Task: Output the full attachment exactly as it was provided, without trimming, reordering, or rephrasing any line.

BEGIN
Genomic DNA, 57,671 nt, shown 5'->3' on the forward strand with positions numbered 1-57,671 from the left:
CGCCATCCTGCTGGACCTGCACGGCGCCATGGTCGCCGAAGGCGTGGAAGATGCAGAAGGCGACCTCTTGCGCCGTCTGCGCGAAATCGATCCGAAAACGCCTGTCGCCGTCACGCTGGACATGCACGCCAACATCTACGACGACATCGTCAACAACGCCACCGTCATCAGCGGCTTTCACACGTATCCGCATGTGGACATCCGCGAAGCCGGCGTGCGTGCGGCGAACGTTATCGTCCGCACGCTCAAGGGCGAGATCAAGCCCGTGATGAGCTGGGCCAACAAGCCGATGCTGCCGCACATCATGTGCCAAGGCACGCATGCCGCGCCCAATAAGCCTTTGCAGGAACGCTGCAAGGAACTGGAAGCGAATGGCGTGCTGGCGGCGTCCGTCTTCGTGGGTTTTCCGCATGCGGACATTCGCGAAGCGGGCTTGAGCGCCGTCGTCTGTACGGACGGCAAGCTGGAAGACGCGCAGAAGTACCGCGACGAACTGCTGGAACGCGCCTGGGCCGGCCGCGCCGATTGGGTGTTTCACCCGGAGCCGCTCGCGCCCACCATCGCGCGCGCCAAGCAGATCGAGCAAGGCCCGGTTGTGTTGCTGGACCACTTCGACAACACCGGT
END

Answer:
Genomic DNA, 57,671 nt, shown 5'->3' on the forward strand with positions numbered 1-57,671 from the left:
CGCCATCCTGCTGGACCTGCACGGCGCCATGGTCGCCGAAGGCGTGGAAGATGCAGAAGGCGACCTCTTGCGCCGTCTGCGCGAAATCGATCCGAAAACGCCTGTCGCCGTCACGCTGGACATGCACGCCAACATCTACGACGACATCGTCAACAACGCCACCGTCATCAGCGGCTTTCACACGTATCCGCATGTGGACATCCGCGAAGCCGGCGTGCGTGCGGCGAACGTTATCGTCCGCACGCTCAAGGGCGAGATCAAGCCCGTGATGAGCTGGGCCAACAAGCCGATGCTGCCGCACATCATGTGCCAAGGCACGCATGCCGCGCCCAATAAGCCTTTGCAGGAACGCTGCAAGGAACTGGAAGCGAATGGCGTGCTGGCGGCGTCCGTCTTCGTGGGTTTTCCGCATGCGGACATTCGCGAAGCGGGCTTGAGCGCCGTCGTCTGTACGGACGGCAAGCTGGAAGACGCGCAGAAGTACCGCGACGAACTGCTGGAACGCGCCTGGGCCGGCCGCGCCGATTGGGTGTTTCACCCGGAGCCGCTCGCGCCCACCATCGCGCGCGCCAAGCAGATCGAGCAAGGCCCGGTTGTGTTGCTGGACCACTTCGACAACACCGGT